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Taking advantage of a booming cruise business


Published: Oct 18, 2013

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The Norwegian Cruise Line (NCL) cruise ship Breakaway made its maiden voyage to the Port of Nassau yesterday.  It brought about 4,000 passengers.

Minister of Tourism Obie Wilchcombe spoke with reporters after its inaugural ceremony and said the ship will bring in about 200,000 passengers to the country per year.

Breakaway offers its guests a variety of dining options and various forms of entertainment, including a casino, aqua park, sports complex and a number of live shows.

Many Bahamians are not aware of what is happening to The Bahamas when it comes to the cruise business.  Simply put, it is booming.

According to data from the Ministry of Tourism, 2.8 million cruise visitors came to our country in 2002.  Ten years later, in 2012, 4.4 million people visited The Bahamas on cruise ships.  The arrivals total nearly doubled in a decade.

While it is true that cruise passengers spend much less than stopover visitors, the potential wealth to be gained from the large number of cruise visitors coming to The Bahamas cannot be ignored.

We must as a country continue to improve our major arrivals center, the Port of Nassau.  The Downtown Nassau Partnership, a public-private group, is inching along in its efforts to improve the city center.  But at times it appears as if we as a people do not realize how moving slowly on truly enhancing Nassau costs us millions in earnings during a boom time for the cruise business.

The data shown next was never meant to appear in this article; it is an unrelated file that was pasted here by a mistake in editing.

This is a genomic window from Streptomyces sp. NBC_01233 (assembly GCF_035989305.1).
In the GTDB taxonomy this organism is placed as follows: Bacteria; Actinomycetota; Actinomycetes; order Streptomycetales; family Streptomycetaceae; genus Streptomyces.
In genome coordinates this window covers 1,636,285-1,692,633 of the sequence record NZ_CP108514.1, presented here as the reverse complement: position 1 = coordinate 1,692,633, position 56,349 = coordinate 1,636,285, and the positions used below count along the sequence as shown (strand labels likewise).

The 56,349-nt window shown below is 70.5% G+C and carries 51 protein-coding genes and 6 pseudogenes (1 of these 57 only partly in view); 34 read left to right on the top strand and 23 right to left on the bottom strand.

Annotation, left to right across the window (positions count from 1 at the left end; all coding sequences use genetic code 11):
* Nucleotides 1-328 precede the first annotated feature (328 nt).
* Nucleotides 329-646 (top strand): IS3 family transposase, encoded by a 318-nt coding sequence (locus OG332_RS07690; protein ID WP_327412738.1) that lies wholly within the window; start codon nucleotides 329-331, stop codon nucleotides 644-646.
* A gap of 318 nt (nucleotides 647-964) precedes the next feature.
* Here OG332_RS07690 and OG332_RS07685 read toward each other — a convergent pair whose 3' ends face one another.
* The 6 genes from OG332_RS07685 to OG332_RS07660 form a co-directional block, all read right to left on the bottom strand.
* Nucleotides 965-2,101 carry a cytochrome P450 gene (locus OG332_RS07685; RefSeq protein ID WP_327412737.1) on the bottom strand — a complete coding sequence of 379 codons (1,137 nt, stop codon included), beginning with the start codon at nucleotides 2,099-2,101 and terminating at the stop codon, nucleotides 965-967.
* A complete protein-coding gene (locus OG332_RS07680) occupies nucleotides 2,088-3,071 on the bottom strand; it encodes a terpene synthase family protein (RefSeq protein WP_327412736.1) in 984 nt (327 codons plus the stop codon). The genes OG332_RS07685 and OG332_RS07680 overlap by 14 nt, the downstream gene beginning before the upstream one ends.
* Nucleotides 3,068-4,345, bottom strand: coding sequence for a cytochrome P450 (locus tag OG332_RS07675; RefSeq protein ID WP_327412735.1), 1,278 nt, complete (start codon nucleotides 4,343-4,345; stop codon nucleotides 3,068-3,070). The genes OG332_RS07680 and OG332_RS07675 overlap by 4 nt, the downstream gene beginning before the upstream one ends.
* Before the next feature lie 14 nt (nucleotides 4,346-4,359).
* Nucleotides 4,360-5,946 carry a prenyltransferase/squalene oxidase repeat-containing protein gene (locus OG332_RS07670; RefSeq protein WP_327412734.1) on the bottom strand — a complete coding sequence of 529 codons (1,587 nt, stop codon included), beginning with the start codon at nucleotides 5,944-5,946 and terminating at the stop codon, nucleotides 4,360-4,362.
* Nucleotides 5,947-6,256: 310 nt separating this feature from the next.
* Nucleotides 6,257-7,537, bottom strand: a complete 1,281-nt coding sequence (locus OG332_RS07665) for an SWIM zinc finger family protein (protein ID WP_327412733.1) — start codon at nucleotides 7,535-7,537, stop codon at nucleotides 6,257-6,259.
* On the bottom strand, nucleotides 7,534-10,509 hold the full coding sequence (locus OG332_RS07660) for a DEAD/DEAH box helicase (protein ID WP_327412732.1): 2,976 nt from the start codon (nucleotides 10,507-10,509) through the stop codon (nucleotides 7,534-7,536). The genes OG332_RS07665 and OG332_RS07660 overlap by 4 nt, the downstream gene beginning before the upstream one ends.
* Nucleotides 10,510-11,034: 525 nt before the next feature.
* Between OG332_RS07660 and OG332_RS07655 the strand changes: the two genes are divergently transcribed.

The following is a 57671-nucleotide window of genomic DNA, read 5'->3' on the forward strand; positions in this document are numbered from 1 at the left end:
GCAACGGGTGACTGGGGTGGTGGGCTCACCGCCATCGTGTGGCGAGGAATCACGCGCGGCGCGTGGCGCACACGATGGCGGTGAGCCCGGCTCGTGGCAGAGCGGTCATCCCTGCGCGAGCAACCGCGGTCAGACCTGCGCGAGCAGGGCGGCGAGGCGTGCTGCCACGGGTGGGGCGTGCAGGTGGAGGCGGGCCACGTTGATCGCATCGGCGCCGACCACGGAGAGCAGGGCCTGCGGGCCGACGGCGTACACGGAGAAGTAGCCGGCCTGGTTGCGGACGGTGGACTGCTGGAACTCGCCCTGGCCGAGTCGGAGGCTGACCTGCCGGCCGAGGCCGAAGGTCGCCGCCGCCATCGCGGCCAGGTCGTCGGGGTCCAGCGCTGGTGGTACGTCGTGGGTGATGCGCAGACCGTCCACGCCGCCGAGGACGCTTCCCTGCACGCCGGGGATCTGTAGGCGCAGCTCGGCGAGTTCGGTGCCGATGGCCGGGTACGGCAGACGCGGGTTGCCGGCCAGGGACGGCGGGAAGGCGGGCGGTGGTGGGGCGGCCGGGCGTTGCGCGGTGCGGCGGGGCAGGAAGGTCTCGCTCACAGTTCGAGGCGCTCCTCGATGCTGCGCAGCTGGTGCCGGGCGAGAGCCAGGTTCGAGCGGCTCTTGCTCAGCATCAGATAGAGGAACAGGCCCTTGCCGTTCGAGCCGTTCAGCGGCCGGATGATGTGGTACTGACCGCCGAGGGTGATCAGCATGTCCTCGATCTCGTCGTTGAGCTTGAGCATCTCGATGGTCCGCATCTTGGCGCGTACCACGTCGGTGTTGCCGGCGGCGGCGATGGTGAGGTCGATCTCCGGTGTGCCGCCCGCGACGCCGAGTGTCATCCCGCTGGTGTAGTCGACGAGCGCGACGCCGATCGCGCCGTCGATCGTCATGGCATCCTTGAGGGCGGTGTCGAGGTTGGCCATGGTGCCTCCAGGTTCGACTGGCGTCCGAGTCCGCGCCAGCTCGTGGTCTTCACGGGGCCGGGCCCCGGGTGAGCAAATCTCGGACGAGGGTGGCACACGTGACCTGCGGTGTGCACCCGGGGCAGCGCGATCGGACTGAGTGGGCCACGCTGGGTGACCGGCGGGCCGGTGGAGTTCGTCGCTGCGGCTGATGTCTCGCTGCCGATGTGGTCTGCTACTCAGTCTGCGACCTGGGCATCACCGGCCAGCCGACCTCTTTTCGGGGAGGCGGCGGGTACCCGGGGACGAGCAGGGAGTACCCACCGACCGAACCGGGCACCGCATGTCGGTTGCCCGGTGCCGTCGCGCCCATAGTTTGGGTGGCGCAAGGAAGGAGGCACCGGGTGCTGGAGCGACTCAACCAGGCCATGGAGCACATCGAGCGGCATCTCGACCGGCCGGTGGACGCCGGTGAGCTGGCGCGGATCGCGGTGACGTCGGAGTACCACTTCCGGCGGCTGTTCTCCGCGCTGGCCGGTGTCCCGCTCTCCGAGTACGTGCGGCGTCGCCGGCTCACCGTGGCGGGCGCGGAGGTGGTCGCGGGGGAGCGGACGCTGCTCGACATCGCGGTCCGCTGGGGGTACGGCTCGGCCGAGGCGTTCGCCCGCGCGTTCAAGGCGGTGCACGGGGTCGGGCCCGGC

While we live in a free market system where business owners can sell what they want, more variety is needed downtown.  Store after store on Bay Street is selling jewelry.  There is not much else beyond that.

Additionally, we clearly could do more to expand the number of tours on offer to the millions of people who come to the cruise port.  While we Bahamians like to blame the government for everything, our entrepreneurs have to do better at innovating and coming up with business concepts geared toward cruise passengers.

It is likely that the reason only 20 percent of cruise passengers coming to The Bahamas leave ships is because there is little for them to do downtown but visit jewelry stores.

It is good that plans are underway to renovate Festival Place to increase its capacity in an effort to encourage more passengers to explore Nassau.  Festival Place is essentially the arrivals center for cruise guests.  But more is needed from us a people.

“The Bahamas must renew itself.  If we don’t do that effectively then you become an old, tired destination, and once that happens people will want to go somewhere else.  We want people to be so interested in The Bahamas that they want to spend,” said Wilchcombe.

We agree.

Receipts from international tourism in destinations around the world grew by four percent in 2012, reaching US$1.075 trillion.  Despite the hangover for the global economy persisting from the 2008 financial crisis, tourism is still good business.  The Americas recorded the largest increase in receipts last year.  The region was up by seven percent.

The other area we must continue to work on is security.  After several high-profile robberies of tourists in recent years, the Royal Bahamas Police Force increased the police presence downtown.  Consistent police patrols on foot and on bicycles must become the norm to ensure arrivals continue to increase.  Too many ships offer alarming warnings to passengers about downtown Nassau.

Wilchcombe spoke simple truths at yesterday’s ceremony.

“We need to create more tours, more activities, more nightlife and ensure that we have activities generally,” he said.

The key part of his statement is “we”.  We need to move away from just thinking the government is responsible for creating opportunity and step forward and seize the potential wealth that is right in front of us in the cruise business.


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